If you’re reading this, it’s probably because you love reading as much as I do. The first place I ever went on my own, about aged seven, was the Peterborough Public Library. Books have always been an integral part of my life, and never more so than now, when I actually get to write them!
But the idea of what is a book is changing very rapidly as we make the transition from traditional paper- based books to electronic books designed to be read on hand held devices. I believe that Kindle, Kobo, iPad — whatever — is here to stay and the publishing industry knows it and so do we.
At first, I was reluctant to accept the electronic reader. I like the bookishness of books, the way they feel in your hands, the way they fit in your bag, the cover art, the feeling of satisfaction of turning the last page. But I thought perhaps I should get with the program and start using an electronic reader.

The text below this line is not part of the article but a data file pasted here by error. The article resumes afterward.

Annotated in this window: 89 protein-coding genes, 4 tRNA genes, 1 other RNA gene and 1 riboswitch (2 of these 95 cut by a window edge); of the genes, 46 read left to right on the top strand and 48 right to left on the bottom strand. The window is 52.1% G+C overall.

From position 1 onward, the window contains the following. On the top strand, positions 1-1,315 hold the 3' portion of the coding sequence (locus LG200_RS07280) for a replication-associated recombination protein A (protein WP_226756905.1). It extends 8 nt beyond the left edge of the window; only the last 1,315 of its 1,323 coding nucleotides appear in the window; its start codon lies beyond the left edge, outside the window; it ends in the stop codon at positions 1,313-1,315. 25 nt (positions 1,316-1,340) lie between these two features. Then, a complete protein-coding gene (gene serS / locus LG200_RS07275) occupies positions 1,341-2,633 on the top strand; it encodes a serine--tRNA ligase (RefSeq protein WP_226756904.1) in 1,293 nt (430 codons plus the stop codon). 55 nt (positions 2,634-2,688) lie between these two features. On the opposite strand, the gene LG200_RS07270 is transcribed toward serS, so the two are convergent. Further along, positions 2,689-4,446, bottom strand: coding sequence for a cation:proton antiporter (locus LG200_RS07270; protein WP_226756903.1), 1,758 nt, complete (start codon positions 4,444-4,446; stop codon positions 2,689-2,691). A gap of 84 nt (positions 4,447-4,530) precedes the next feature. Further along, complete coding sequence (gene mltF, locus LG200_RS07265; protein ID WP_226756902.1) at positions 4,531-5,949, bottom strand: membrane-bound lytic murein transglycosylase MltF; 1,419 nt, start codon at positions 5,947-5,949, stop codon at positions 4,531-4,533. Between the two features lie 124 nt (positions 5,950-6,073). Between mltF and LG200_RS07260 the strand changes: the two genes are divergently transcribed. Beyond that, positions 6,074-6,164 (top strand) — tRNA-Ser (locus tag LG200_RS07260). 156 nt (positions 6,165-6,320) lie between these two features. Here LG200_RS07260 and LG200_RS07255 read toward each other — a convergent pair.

And then I realized I don’t have to! My to be read list on goodreads.com has now reached 126 wonderfully exciting titles and I own most of them. Below, a few stacks of my TBR books. Other books, not even entered on the goodreads list, are scattered about in various bookcases. (And yes, I know. More bookcases required.)
Last week I finally admitted I have a problem. I am almost powerless to resist the temptation of books, although this week I did go into two bookstores and came out empty handed but that was just because I didn’t have my discount card on me. I rarely pay full price for a book. But the thing is, when I have all these books right here in traditional format, why would I buy them again in electronic format?
So I am putting off the decision on whether or not to buy an electronic book reader until I’ve read all the books I’ve already got. Let’s do the math. Say I read two books a month (and that’s about all I can manage with TV viewing, blogging, working full time, writing a novel, promoting my previous novels, dog walking) …hmm, 126 books divided by 24 books a year …that’s five years and three months worth of reading lined up. And that’s based on the highly unlikely premise that I won’t buy another book in the next five years.
So for me, the decision has been easy. No e-reader. But make no mistake. I understand the benefits every time I lug another suitcase full of beautiful books home from the UK.